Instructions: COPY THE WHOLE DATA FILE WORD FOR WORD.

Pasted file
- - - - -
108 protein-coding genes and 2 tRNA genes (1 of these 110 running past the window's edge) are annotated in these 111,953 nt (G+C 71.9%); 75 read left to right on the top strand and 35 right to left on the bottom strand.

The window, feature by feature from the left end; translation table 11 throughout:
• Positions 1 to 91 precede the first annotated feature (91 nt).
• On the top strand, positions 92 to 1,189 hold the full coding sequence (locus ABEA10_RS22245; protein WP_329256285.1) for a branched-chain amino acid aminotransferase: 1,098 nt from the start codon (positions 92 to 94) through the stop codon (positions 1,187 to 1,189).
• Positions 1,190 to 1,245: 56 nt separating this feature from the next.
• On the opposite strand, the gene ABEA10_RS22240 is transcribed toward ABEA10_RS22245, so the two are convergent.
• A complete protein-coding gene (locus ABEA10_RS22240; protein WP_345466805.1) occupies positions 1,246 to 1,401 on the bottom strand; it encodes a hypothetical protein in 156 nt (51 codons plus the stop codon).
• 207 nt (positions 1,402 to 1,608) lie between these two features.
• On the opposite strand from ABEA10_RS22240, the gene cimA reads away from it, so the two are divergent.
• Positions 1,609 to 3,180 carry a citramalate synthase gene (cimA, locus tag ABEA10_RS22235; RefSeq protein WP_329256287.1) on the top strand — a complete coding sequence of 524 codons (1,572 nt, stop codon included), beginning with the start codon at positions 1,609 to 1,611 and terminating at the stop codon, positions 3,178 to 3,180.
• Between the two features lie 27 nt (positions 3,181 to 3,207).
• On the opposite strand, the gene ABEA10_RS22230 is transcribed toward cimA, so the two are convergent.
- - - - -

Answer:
108 protein-coding genes and 2 tRNA genes (1 of these 110 running past the window's edge) are annotated in these 111,953 nt (G+C 71.9%); 75 read left to right on the top strand and 35 right to left on the bottom strand.

The window, feature by feature from the left end; translation table 11 throughout:
• Positions 1 to 91 precede the first annotated feature (91 nt).
• On the top strand, positions 92 to 1,189 hold the full coding sequence (locus ABEA10_RS22245; protein WP_329256285.1) for a branched-chain amino acid aminotransferase: 1,098 nt from the start codon (positions 92 to 94) through the stop codon (positions 1,187 to 1,189).
• Positions 1,190 to 1,245: 56 nt separating this feature from the next.
• On the opposite strand, the gene ABEA10_RS22240 is transcribed toward ABEA10_RS22245, so the two are convergent.
• A complete protein-coding gene (locus ABEA10_RS22240; protein WP_345466805.1) occupies positions 1,246 to 1,401 on the bottom strand; it encodes a hypothetical protein in 156 nt (51 codons plus the stop codon).
• 207 nt (positions 1,402 to 1,608) lie between these two features.
• On the opposite strand from ABEA10_RS22240, the gene cimA reads away from it, so the two are divergent.
• Positions 1,609 to 3,180 carry a citramalate synthase gene (cimA, locus tag ABEA10_RS22235; RefSeq protein WP_329256287.1) on the top strand — a complete coding sequence of 524 codons (1,572 nt, stop codon included), beginning with the start codon at positions 1,609 to 1,611 and terminating at the stop codon, positions 3,178 to 3,180.
• Between the two features lie 27 nt (positions 3,181 to 3,207).
• On the opposite strand, the gene ABEA10_RS22230 is transcribed toward cimA, so the two are convergent.